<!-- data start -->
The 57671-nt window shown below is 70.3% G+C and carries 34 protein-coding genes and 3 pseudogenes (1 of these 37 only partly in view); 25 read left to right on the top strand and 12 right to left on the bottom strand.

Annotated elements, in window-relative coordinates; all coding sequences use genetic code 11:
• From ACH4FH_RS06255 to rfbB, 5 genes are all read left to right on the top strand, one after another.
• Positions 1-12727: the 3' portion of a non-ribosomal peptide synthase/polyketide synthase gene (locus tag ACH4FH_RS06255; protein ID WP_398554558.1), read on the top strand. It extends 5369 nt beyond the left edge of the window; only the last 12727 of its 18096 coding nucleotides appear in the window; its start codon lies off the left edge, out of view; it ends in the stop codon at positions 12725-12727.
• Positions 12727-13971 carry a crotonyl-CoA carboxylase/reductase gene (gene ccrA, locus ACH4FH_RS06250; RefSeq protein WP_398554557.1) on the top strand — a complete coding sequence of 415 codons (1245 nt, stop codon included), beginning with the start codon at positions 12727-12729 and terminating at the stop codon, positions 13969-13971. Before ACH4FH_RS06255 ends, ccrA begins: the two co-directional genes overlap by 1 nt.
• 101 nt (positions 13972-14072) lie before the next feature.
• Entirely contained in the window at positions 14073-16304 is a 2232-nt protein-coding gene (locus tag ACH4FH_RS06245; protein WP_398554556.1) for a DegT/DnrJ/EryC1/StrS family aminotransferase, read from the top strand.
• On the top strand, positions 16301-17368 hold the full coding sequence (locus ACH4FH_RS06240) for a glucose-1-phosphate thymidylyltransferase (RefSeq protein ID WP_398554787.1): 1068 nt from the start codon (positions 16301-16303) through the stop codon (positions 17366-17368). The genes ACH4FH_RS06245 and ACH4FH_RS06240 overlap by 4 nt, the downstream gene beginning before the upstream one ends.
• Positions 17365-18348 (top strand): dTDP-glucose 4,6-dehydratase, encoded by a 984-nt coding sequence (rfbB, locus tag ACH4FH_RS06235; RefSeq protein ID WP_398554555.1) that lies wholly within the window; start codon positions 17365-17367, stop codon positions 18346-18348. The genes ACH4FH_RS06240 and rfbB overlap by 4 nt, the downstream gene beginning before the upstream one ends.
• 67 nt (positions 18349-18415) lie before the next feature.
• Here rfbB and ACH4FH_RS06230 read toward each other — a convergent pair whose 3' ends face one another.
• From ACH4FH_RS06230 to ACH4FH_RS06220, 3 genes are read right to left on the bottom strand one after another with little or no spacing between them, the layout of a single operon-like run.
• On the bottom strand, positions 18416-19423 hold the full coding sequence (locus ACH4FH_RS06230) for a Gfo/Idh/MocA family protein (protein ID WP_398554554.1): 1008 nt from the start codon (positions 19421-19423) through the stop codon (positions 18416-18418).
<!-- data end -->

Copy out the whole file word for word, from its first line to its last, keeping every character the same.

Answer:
The 57671-nt window shown below is 70.3% G+C and carries 34 protein-coding genes and 3 pseudogenes (1 of these 37 only partly in view); 25 read left to right on the top strand and 12 right to left on the bottom strand.

Annotated elements, in window-relative coordinates; all coding sequences use genetic code 11:
• From ACH4FH_RS06255 to rfbB, 5 genes are all read left to right on the top strand, one after another.
• Positions 1-12727: the 3' portion of a non-ribosomal peptide synthase/polyketide synthase gene (locus tag ACH4FH_RS06255; protein ID WP_398554558.1), read on the top strand. It extends 5369 nt beyond the left edge of the window; only the last 12727 of its 18096 coding nucleotides appear in the window; its start codon lies off the left edge, out of view; it ends in the stop codon at positions 12725-12727.
• Positions 12727-13971 carry a crotonyl-CoA carboxylase/reductase gene (gene ccrA, locus ACH4FH_RS06250; RefSeq protein WP_398554557.1) on the top strand — a complete coding sequence of 415 codons (1245 nt, stop codon included), beginning with the start codon at positions 12727-12729 and terminating at the stop codon, positions 13969-13971. Before ACH4FH_RS06255 ends, ccrA begins: the two co-directional genes overlap by 1 nt.
• 101 nt (positions 13972-14072) lie before the next feature.
• Entirely contained in the window at positions 14073-16304 is a 2232-nt protein-coding gene (locus tag ACH4FH_RS06245; protein WP_398554556.1) for a DegT/DnrJ/EryC1/StrS family aminotransferase, read from the top strand.
• On the top strand, positions 16301-17368 hold the full coding sequence (locus ACH4FH_RS06240) for a glucose-1-phosphate thymidylyltransferase (RefSeq protein ID WP_398554787.1): 1068 nt from the start codon (positions 16301-16303) through the stop codon (positions 17366-17368). The genes ACH4FH_RS06245 and ACH4FH_RS06240 overlap by 4 nt, the downstream gene beginning before the upstream one ends.
• Positions 17365-18348 (top strand): dTDP-glucose 4,6-dehydratase, encoded by a 984-nt coding sequence (rfbB, locus tag ACH4FH_RS06235; RefSeq protein ID WP_398554555.1) that lies wholly within the window; start codon positions 17365-17367, stop codon positions 18346-18348. The genes ACH4FH_RS06240 and rfbB overlap by 4 nt, the downstream gene beginning before the upstream one ends.
• 67 nt (positions 18349-18415) lie before the next feature.
• Here rfbB and ACH4FH_RS06230 read toward each other — a convergent pair whose 3' ends face one another.
• From ACH4FH_RS06230 to ACH4FH_RS06220, 3 genes are read right to left on the bottom strand one after another with little or no spacing between them, the layout of a single operon-like run.
• On the bottom strand, positions 18416-19423 hold the full coding sequence (locus ACH4FH_RS06230) for a Gfo/Idh/MocA family protein (protein ID WP_398554554.1): 1008 nt from the start codon (positions 19421-19423) through the stop codon (positions 18416-18418).